In the years preceding the Global Financial Crisis (GFC), the concept of risk was downplayed as property investors sought to achieve huge returns on the back of cheap debt and a growing economy. Following the dark days of 2007 & 2008, as an industry we now carefully consider risk in all areas of property investment from letting to transactional liquidity to location.
Pretty high up the risk agenda, obviously, is pricing….what is the risk of a decline in value for the asset/market I’m buying into? There are several measures we use at KFIM to make as assessment for exactly this, including the spread of property yields over gilt yields, the volume of new construction activity, the vacancy rate and the spread between prime property yields and secondary property yields.
Historic series of prime and secondary yields across the main commercial sectors (shops, shopping centres, retail warehouses, offices and industrial) show that over the past 15 years, secondary assets have, on average, traded at a 210 basis point discount (higher yield) than prime which seems like a reasonable additional return for the additional risk. As one would expect, over time there have been large fluctuations around this historic average.
For example, in the heady days of early 2005 (a year in which the all property total return was recorded at a colossal 19.1%), the prime/secondary yield spread was squeezed to just 85 basis points as investors competed for exposure to a market in which it seemed values could only go one way – even on higher risk assets. Warning signs should have been flashing that there was an acute risk of values going the wrong way….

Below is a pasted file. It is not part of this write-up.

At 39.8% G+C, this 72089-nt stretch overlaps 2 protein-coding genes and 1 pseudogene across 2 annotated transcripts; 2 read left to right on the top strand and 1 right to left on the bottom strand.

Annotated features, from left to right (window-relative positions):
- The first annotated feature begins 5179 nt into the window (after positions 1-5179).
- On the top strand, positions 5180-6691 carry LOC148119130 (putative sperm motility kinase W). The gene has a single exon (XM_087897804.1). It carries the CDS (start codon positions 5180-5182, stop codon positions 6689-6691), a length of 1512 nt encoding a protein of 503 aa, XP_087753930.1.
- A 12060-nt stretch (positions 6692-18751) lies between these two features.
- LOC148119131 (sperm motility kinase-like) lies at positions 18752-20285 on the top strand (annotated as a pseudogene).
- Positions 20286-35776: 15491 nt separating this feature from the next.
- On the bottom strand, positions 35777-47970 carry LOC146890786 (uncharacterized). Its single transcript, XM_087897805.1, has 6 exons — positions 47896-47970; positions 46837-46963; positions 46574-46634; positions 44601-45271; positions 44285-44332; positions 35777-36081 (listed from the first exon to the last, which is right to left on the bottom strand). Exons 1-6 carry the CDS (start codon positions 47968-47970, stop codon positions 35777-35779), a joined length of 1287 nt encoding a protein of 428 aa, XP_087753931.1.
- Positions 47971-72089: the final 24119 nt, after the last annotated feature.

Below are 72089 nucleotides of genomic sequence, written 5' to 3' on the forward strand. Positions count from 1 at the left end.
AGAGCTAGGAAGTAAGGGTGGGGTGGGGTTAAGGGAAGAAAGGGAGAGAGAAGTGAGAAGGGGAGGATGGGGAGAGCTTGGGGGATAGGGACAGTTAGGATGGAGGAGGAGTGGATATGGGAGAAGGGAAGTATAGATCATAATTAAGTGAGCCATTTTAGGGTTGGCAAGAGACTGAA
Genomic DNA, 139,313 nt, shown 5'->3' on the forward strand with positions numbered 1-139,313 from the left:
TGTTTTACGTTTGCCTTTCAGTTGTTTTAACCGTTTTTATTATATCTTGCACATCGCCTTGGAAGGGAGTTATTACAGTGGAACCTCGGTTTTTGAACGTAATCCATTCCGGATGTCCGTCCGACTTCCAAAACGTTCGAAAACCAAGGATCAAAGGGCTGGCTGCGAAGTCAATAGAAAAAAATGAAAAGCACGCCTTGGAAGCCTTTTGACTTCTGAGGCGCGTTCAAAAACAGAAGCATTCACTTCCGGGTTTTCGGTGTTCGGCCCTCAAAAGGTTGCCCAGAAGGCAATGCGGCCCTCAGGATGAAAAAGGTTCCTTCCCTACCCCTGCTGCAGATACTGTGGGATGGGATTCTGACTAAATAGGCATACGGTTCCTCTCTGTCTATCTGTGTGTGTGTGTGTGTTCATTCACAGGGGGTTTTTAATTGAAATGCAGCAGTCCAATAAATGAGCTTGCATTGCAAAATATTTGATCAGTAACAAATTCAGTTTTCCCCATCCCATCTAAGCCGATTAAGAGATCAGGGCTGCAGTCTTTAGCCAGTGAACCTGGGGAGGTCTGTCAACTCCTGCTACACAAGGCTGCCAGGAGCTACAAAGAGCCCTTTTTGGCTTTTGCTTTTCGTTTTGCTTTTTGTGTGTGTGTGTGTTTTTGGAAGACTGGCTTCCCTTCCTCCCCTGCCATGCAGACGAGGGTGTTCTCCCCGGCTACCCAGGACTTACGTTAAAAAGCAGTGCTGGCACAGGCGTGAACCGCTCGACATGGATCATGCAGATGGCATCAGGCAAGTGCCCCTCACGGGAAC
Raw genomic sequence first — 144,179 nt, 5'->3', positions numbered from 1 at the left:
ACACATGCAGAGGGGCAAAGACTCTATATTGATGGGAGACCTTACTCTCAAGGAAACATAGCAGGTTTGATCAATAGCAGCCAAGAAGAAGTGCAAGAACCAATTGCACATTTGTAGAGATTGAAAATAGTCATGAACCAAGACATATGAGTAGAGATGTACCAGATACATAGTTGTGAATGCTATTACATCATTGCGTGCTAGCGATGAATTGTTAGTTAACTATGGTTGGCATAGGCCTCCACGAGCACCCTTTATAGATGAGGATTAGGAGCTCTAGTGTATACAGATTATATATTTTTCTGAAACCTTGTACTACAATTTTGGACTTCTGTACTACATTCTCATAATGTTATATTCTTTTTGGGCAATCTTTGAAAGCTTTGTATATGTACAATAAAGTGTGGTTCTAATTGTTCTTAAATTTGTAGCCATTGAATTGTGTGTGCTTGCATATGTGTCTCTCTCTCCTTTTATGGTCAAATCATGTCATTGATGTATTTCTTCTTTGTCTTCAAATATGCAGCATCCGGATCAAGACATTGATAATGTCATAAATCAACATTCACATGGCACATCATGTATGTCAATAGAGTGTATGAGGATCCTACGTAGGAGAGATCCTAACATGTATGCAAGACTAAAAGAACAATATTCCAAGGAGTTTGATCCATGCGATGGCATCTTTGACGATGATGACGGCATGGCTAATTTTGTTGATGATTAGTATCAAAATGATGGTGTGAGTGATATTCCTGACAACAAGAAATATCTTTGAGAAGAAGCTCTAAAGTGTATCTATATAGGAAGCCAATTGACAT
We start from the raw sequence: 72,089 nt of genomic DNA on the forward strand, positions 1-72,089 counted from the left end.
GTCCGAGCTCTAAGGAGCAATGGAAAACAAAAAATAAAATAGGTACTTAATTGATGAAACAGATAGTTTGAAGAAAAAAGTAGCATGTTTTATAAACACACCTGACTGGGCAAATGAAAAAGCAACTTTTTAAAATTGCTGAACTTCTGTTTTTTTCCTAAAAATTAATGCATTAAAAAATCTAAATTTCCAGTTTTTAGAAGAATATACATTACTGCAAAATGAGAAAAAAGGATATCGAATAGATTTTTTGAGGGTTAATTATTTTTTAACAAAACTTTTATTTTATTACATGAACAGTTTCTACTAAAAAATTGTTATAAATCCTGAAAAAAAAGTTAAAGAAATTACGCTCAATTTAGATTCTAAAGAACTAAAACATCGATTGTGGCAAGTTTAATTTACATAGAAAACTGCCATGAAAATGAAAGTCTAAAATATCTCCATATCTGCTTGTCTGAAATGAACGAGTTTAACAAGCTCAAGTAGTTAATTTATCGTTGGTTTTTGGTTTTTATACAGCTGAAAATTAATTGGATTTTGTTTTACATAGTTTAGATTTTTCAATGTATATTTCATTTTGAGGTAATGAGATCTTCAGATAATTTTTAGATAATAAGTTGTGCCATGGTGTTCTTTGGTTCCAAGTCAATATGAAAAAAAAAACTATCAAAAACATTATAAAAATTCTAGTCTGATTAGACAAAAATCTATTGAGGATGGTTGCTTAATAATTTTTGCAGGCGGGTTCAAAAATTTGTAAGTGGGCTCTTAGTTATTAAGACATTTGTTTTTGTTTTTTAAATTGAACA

As signs started to show that the global economy was teetering on the edge of a potentially major collapse, sentiment towards secondary property quickly turned and spreads sharply widened. During 2007-2009 the spread more than tripled and continued to rise steadily higher thereafter.
Secondary property values were on the floor and at a peak of 415 basis points in mid-2013, the market was screaming “low risk!” on the basis that the higher yields are over their long run average, the lower the chance of a further fall in value.
Sure enough, soon after, values started to climb. The prime/secondary yield spread has narrowed quite sharply over the past year and has plenty more room to continue – a further fall of 80 basis points would take the market back to trend, implying capital value growth of over 15%. More is possible given that markets rarely just ‘return to trend’.
In the short term at least, with rental values rising, the road ahead looks pretty safe with a low risk of the market being moved off course – enjoy the ride! But keep a careful eye on our risk measures….warning lights will flash ahead of a change in the terrain.